Clay is chemically similar to sand: in addition to silicon dioxide, it contains aluminum oxides and water; however, the size of its particles is much finer, and when wet, it is plastic in consistency. When mixed with dust and other elements from the soil, clay forms mud, a material that is used in various ways. When clay is heated to high temperatures (900°C or higher), it hardens, creating ceramic materials like brick, roofing tiles, stoneware, ceramic tiles, etc.


The most used metals are iron and aluminum. The former is alloyed with carbon to make

steel, which is used in structures by itself or with concrete to create reinforced concrete. Other metals used in construction are copper, zinc, and titanium.


Primarily wood and its derivatives, although other organic plant elements are also used (or have been used in the history of construction), such as straw, bamboo, cork, linen, textile elements, or even animal skins.


Mainly plastics derived from petroleum, though they can also often be synthesized. These are widely used in construction due to their unchanging nature, which also makes them very non-eco-friendly due to the difficulty in recycling them. Tars and other polymers, as well as synthetic products of different kinds, are also used. Synthetic materials are used in a wide range of products, such as binders, sealants, waterproofing agents, and insulators, as well as in the form of paints, enamels, and varnishes.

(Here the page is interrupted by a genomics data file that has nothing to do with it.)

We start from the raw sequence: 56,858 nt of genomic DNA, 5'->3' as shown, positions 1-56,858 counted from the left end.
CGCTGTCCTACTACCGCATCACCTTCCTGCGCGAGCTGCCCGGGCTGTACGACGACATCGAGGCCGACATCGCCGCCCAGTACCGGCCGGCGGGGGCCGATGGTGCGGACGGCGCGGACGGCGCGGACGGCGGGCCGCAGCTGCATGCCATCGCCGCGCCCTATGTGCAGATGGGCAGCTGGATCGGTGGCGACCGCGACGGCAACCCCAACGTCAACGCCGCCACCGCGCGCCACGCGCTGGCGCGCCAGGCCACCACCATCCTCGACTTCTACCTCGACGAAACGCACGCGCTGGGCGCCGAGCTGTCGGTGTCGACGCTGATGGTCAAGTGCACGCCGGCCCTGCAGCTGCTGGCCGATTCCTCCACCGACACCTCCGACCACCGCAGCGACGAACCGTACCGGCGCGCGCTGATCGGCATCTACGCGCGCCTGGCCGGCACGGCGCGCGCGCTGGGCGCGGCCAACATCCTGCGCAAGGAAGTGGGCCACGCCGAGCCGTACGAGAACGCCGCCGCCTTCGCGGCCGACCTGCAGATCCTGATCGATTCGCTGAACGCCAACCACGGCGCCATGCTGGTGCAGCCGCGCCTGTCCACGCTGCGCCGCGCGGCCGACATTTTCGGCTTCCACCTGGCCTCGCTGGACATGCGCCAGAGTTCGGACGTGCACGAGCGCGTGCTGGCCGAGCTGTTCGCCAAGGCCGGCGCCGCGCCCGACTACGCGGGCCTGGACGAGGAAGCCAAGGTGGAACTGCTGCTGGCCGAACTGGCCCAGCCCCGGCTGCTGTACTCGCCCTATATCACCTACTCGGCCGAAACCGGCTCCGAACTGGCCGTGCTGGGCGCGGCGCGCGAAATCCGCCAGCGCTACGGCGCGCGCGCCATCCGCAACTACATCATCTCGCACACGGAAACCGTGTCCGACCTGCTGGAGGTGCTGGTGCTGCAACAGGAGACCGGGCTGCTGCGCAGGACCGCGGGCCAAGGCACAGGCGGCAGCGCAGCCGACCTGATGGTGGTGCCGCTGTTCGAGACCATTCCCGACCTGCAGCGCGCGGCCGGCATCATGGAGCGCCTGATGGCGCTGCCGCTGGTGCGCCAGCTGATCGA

Fun facts about the evolution of building materials

For centuries, the Great Pyramid of Giza (2560 BC) was the tallest structure in the world. It demonstrates one of the most important contributions to the design of any building: modulation. The stones were cut into sizes that made it possible to transport and place them. Currently, all construction materials are modulated to facilitate assembly and prevent waste.

In ancient Mesopotamia, another material was used: brick, which was used to build the first cities. Applying enamels to the brick is one of the earliest examples of plastic integration. In Mesoamerica, evidence of the pyramids reveals an obsession with representing their symbolic universe in three dimensions, using stone and mud bricks.

In Rome, an impressive breakthrough was made with another material that almost seems miraculous: pozzolana, a powder that turns into stone when mixed with water. This material made it possible to build the Romans’ main buildings and public works, notably the Pantheon (125 AD): its vault still amazes visitors.

In 1851, the first Great Exhibition of the Works of Industry of All Nations (or simply, the Great Exhibition) was held in London. The Crystal Palace was built for the occasion; iron was used for the structure, and glass was used to cover the building. The building was made via the first prefabrication process, material modulation, and assembly in record time.

The Great Exhibitions, later the World Fairs, continued to create impressive structures with new materials for their day; these were intended to be ephemeral works, but in some cases, they lasted over time and became iconic features of their countries. The most famous example is the Eiffel Tower, built for the World’s Fair in 1889.

In Spain, Ferrovial has carried out extraordinary architectural and engineering projects, initially using reinforced concrete. The company has stayed at the cutting edge in terms of materials, techniques, and capacity to respond to infrastructure needs ever since.